October 02, 1999 12:34pm
City Withholds Funds Ahead Of New York Art Show
by: Christopher Michaud
(NEW YORK, NY) -- New York City Friday withheld a funding payment to the Brooklyn Museum of Art, site of a controversial art exhibit featuring an elephant dung-marked portrait of the Virgin Mary, as free speech advocates protested Mayor Rudolph Giuliani's war on the show.
Museum officials said that the check for just under $500,000 was not received in the wake of a lawsuit filed by the city Thursday seeking to revoke the museum's lease for the city-owned building and evict it from the site.
The museum, New York's second largest, receives some $7 million a year from the city, about a third of its $23 million budget, in the form of monthly payments in the $500,000 range.
Tuesday, the museum sued Giuliani in Brooklyn federal court, seeking an order barring him from withholding funding over the exhibit.
Giuliani escalated his war of words on the show Friday, branding it ``pedophiles on parade.''
``I believe that the use of public funds to have a portrait of a pedophile glorified is disgusting,'' said Giuliani, who has led the outcry against the show entitled ``Sensation.''
The mayor, who is expected to face first lady Hillary Rodham Clinton next year in a run for New York's U.S. Senate seat being vacated by Daniel Patrick Moynihan, was referring to Marcus Harvey's portrait of British child murderer Myra Hindley, another work in the show that opens to the public Saturday.
Giuliani said ``Sensation,'' which features British artists and has been shown in London, would be better suited to a psychiatric ward than a museum.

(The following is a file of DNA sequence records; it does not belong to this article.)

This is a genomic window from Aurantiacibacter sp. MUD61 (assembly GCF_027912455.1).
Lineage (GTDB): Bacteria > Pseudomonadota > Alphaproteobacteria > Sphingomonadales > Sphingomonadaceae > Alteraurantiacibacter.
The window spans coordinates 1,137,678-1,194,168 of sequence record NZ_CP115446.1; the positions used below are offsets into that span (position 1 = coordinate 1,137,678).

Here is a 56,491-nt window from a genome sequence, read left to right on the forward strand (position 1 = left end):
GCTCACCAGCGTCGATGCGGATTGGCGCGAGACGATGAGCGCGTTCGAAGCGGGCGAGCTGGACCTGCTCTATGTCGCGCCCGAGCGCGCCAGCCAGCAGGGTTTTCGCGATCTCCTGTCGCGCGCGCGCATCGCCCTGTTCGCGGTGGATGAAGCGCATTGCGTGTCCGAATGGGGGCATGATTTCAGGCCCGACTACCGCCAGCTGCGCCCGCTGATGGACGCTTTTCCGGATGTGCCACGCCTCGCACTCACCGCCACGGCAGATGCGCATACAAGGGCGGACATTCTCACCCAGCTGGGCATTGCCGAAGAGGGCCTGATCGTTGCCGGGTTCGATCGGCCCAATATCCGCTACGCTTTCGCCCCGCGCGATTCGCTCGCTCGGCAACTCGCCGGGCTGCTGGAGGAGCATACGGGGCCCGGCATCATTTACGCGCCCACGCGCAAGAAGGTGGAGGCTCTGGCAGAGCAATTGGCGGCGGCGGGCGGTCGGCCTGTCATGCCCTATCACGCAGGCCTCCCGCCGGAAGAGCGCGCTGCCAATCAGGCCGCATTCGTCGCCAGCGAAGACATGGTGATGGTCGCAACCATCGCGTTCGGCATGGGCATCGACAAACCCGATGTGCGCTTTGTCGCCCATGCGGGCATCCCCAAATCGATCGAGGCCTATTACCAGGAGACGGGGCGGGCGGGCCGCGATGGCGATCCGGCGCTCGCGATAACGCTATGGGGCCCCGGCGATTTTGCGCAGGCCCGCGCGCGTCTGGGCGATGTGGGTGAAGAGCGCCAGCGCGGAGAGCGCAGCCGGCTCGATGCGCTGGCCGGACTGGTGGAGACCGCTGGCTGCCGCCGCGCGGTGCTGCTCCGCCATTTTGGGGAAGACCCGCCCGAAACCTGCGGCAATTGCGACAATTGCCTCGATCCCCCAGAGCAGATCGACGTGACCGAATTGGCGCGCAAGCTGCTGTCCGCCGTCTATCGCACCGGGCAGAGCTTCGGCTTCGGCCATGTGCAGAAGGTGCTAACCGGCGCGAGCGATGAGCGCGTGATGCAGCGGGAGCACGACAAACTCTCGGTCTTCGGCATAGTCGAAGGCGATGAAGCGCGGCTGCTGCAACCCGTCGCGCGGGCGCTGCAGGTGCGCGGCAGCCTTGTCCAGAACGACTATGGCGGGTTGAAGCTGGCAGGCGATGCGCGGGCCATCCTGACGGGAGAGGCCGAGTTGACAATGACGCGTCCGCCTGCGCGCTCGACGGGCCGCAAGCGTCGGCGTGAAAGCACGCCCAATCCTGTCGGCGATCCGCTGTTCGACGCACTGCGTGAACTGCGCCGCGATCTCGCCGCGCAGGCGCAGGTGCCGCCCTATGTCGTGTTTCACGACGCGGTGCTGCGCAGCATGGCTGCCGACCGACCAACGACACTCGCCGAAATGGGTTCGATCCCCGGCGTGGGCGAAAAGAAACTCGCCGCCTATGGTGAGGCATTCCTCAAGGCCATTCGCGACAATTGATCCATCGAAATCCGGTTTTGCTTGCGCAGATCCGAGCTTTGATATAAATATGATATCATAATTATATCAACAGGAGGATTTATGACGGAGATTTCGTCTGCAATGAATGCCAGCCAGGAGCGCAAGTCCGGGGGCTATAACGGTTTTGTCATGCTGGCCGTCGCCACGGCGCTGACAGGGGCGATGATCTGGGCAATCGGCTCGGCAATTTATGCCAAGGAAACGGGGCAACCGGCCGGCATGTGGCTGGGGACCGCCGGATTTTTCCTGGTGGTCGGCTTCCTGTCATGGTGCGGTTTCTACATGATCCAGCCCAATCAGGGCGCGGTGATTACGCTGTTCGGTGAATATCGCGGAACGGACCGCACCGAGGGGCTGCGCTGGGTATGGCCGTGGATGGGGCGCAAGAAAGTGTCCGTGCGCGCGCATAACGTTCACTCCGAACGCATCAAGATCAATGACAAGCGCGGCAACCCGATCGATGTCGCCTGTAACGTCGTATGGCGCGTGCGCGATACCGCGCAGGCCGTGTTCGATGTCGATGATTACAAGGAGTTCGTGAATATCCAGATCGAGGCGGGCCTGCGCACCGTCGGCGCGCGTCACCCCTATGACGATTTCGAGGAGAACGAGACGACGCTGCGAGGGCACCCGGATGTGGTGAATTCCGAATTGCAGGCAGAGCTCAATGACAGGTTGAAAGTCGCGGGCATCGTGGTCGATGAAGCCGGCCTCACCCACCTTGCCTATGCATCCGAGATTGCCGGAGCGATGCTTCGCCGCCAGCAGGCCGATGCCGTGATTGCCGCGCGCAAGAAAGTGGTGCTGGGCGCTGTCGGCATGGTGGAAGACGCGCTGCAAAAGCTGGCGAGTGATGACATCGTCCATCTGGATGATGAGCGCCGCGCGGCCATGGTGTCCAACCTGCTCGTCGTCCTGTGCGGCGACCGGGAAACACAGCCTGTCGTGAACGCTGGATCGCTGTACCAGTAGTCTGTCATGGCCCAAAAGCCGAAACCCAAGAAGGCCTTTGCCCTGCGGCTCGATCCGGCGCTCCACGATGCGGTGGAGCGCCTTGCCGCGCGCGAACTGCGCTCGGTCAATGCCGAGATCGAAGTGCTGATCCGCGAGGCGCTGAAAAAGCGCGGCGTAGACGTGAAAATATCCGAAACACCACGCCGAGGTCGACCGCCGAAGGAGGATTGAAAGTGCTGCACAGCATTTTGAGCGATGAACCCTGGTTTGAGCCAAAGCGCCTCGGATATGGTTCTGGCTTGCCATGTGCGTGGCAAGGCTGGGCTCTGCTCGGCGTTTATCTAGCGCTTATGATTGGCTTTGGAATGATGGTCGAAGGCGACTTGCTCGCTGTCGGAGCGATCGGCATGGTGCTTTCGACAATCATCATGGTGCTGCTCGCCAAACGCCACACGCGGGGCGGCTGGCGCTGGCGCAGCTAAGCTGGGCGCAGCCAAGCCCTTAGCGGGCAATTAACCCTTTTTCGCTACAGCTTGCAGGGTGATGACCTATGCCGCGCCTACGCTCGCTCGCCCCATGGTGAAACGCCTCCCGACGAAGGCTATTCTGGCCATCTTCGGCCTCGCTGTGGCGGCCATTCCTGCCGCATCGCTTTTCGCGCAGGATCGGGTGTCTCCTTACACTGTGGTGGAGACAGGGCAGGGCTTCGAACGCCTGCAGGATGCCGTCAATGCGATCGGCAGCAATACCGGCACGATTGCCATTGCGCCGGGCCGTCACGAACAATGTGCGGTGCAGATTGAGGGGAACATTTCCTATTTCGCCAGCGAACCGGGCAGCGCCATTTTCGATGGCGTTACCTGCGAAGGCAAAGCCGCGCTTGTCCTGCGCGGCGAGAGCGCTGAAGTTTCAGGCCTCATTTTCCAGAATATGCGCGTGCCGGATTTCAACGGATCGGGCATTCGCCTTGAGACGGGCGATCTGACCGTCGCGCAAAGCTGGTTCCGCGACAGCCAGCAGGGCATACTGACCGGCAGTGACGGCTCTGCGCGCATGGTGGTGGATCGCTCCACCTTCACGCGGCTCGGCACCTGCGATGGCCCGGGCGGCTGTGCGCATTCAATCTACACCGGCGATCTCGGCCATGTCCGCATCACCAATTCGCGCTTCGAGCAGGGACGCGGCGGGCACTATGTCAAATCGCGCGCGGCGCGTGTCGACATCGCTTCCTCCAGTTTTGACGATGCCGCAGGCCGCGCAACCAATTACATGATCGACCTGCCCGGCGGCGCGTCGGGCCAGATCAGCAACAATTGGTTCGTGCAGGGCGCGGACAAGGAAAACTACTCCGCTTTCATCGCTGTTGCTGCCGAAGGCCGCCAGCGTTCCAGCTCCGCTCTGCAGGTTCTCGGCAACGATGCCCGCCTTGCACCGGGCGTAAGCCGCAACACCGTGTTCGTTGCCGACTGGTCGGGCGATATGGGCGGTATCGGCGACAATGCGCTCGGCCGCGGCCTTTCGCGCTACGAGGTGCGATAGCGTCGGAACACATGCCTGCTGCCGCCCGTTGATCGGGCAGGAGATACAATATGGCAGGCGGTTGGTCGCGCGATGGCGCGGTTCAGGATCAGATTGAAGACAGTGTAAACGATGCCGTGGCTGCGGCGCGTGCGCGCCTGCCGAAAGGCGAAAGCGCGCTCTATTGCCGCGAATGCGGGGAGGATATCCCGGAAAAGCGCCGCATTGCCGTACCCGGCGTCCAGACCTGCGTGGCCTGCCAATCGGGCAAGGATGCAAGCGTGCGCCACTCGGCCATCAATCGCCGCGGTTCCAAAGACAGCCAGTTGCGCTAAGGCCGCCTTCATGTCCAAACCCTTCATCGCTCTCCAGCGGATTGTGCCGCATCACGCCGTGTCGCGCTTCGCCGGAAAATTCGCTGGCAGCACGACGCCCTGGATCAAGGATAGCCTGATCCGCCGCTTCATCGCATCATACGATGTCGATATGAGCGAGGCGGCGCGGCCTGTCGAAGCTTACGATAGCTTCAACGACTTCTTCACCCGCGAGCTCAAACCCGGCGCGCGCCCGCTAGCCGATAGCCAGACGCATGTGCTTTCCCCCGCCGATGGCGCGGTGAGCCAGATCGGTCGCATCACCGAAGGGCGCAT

About 200 people joined in free speech demonstrations sponsored by the New York Civil Liberties Union outside the museum Friday, while the Catholic League and the ACLU planned opposing rallies for Saturday's opening.
The exhibit, which runs through Jan. 9, features works using pickled cow parts, human blood and a melding of live maggots and a cow's head.
But it is Chris Ofili's ``Holy Virgin Mary,'' stained with elephant dung and pasted with cutouts from pornographic magazines, that has enraged Giuliani and some Roman Catholic groups that accuse Ofili and the museum of Catholic-bashing.
The work has been placed behind a plexiglass shield to protect it from attack or vandalism.
A group of artists, writers, entertainers and others took out a full-page ad in Friday's New York Times deploring Giuliani's bid to suspend the museum's funding and evict it.
``Government should not be allowed to make its support of the arts subject to the personal aesthetic or religious views of public officials,'' said the ad, whose signatories included Arthur Miller, Norman Mailer, E.L. Doctorow, Joyce Carol Oates and Kurt Vonnegut.
Opinion polls showed New Yorkers and citizens nationwide supported the museum's right to display the art. In a Daily News/NY 1 cable news poll, support for the museum ran across all racial and religious lines. Only white Catholics supported Giuliani over the museum, by 49 percent to 38 percent.
A poll by the Freedom Forum's First Amendment Center found Americans backed the museum's right to display the exhibit by 57 percent to 39 percent. Fifty-nine percent said the government should not be able to ban the show even though public funds help support the museum.
Reviewing the show Friday, The New York Times said the exhibit was "much less entertaining and far less significant" than the brouhaha over it.
While it said "the best work" among the 90 paintings, sculptures and installations "does what all good art should do: it makes you think," it called the show uneven, saying that "nothing really ties all the works ... together conceptually."
Internet users will be able to take a virtual tour of the show, conducted by rock star David Bowie, who is one of the exhibit's sponsors, on http://www.davidbowie.com Saturday.